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Discussion Starter · #1 ·
I was curious to learn from you all about what you know about the medicinal uses of poison-dart frog venom. In the web article, "Poison Dart Frog" (at Poison Dart Frogs, Poison Dart Frog Pictures, Poison Dart Frog Facts - National Geographic), they said, "The medical research community has been exploring possible medicinal uses for some poison dart frog venom. They have already developed a synthetic version of one compound that shows promise as a painkiller." This is especially interesting to me, since my late wife died of ovarian cancer, and a common treatment for that disease is the intravenous infusion of Taxol, a compound extracted from the yew tree. This extraction and treatment process seems to be a possible parallel to the use of dart-frog venom referenced in this article.

Are any of you aware of the developments in this research? Are any of you involved in this research? If so, what is your experience in this area? Other questions that naturally occur to me are also:

- Is a chemical process documented yet whereby the pain-killing toxin can be manufactured without the use of a biological host, such as dart-frogs?
- Can the dart-frog community be a part of this research?
- What are the pain-killing mechanisms of the toxin?
- Is the dart-frog's resistance to the toxin reproducible in other organisms (as is observed in leimadophis epinephelus) -- i.e. if a biological host is needed for the production of the compound en masse, can another, less sensitive (non-endangered) organism be used instead of dart-frogs?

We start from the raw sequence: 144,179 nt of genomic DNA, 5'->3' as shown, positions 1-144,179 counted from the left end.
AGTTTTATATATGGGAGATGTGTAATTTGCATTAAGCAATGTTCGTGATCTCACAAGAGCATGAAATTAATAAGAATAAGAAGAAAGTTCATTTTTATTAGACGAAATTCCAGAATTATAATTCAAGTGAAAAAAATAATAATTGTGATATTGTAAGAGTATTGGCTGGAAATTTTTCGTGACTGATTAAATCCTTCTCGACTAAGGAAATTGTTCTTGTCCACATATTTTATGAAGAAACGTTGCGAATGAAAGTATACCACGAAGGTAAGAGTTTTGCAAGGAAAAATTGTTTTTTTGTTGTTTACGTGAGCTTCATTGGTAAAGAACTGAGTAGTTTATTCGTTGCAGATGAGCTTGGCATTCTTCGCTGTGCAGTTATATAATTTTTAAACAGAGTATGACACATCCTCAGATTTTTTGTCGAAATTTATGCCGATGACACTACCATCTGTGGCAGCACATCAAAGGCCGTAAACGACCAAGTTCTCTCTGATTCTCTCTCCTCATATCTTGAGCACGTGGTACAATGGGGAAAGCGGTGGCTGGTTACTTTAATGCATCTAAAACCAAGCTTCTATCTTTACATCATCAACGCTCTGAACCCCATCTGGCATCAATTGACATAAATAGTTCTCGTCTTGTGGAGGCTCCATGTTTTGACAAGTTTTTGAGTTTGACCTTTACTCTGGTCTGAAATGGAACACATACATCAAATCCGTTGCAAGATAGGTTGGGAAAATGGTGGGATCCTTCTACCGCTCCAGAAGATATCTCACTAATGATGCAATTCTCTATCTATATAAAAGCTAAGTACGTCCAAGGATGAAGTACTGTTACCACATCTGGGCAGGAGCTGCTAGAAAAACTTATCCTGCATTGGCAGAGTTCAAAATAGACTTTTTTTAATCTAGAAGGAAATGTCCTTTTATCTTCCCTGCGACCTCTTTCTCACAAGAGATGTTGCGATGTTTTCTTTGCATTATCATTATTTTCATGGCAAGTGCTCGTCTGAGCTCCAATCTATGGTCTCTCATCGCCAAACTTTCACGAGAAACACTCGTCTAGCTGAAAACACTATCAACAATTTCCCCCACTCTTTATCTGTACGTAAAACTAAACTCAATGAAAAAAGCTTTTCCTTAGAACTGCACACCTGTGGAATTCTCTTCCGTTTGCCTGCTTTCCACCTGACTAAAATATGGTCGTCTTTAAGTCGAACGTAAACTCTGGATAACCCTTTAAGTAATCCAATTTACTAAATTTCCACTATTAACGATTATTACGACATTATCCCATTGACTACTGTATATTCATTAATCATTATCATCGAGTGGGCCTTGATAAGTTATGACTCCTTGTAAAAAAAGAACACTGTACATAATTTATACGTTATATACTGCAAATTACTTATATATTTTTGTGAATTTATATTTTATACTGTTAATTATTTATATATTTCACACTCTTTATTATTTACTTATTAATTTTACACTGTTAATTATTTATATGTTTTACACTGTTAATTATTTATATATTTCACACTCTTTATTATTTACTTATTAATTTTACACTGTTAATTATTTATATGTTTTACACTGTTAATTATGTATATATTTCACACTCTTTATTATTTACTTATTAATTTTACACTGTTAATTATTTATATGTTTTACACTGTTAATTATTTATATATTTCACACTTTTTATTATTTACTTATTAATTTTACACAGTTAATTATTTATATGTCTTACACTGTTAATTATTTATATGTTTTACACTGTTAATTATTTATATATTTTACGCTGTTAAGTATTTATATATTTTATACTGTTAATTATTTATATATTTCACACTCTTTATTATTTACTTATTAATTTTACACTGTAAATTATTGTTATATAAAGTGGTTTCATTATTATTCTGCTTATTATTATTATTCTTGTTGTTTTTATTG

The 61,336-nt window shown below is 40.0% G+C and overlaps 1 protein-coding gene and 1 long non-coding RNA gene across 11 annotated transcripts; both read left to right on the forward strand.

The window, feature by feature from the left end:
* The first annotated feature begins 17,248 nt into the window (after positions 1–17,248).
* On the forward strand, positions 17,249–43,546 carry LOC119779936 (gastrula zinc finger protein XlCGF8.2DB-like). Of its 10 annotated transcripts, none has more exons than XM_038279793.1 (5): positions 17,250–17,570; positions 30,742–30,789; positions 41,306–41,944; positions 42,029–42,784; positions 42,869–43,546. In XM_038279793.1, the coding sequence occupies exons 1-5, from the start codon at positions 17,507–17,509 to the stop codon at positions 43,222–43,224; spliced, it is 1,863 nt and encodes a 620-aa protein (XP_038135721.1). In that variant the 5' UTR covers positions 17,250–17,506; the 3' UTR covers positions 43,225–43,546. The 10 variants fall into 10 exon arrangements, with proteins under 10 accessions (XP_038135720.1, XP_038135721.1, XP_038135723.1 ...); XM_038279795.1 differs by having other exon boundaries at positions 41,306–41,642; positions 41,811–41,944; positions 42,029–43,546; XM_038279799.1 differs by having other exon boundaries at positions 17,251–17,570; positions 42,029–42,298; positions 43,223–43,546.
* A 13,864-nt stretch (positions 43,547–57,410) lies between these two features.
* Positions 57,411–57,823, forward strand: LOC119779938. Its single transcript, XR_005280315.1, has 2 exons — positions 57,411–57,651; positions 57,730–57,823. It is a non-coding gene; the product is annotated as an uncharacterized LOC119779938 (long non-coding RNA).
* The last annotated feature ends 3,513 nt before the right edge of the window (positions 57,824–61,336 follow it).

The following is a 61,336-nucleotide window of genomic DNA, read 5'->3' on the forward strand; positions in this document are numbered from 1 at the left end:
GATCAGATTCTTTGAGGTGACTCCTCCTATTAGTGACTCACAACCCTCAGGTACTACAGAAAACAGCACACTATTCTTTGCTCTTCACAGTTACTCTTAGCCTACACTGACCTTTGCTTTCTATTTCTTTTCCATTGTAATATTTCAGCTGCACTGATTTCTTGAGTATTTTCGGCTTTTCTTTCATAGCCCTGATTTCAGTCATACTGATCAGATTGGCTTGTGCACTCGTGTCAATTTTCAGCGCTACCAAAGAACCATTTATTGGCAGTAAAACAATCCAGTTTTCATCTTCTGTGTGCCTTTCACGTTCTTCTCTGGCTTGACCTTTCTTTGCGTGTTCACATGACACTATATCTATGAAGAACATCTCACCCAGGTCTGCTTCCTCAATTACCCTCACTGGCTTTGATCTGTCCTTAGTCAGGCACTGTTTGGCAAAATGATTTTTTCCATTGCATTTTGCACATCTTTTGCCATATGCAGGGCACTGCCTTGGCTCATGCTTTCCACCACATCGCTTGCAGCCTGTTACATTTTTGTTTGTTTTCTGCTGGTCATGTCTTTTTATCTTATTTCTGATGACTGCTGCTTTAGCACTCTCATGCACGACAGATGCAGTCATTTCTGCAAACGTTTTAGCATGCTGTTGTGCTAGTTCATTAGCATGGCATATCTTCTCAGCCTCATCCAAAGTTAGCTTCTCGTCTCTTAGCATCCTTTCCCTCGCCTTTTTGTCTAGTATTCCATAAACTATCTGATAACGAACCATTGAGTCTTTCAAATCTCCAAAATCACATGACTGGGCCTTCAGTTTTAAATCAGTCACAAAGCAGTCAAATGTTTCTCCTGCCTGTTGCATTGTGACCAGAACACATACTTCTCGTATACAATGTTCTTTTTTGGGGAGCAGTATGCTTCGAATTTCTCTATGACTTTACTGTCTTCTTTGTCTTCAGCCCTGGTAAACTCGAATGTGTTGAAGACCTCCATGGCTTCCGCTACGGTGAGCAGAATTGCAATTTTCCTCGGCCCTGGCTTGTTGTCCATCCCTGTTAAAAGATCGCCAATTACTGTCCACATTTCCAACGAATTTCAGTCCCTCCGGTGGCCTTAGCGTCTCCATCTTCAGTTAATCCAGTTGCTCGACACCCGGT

Thanks,

Mark
 

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Discussion Starter · #6 · (Edited)
Julio,

Thanks for the link -- the article was interesting, but it raised more questions, specifically:

Is the compound ABT-594 ("epibatidine") being evaluated by the FDA? I couldn't find any references to it on fda.gov under either of the compound names. The paper you referenced (http://my.eurorscg.com/unprotected/...mavitae 2002, Abbott Laboratories, Mar 02.pdf) says, "ABT-594 has the potential to create a new market for the treatment of pain, replacing the use of morphine, provided it can prove a clinical profile with improved efficacy, and most importantly, reduced side effects when compared with its opioid rivals." It goes on to say, "Should Abbott successfully demonstrate superior efficacy to morphine with a significantly reduced side effect profile, the market for the new drug would be very large. Datamonitor estimates that opioid and opioid combination therapies were worth almost $6 billion globally in 2001, highlighting the market potential for Abbott’s drug. However, Abbott has yet to release significant results from clinical trials, and will need to produce convincing data if it is to fulfill the drug’s potential. The project carries a high risk, but has the potential of high rewards assuming it comes to market after 2006." Do you know of any recent developments regarding FDA's evaluation of ABT-594, if any such evaluation is underway?

FYI, another interesting article about this compound is at http://www.chm.bris.ac.uk/motm/abt/abt.html.

Thanks again,

Mark
 

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Discussion Starter · #9 ·
that is not the article i am refering to, it was an article that was given way back at the first held IAD. I am sure we are way off before this stuff gets any approval from the FDA
Thanks anyway. I appreciate the feedback. I guess I'll send some correspondence to the FDA and to Abbott for further info.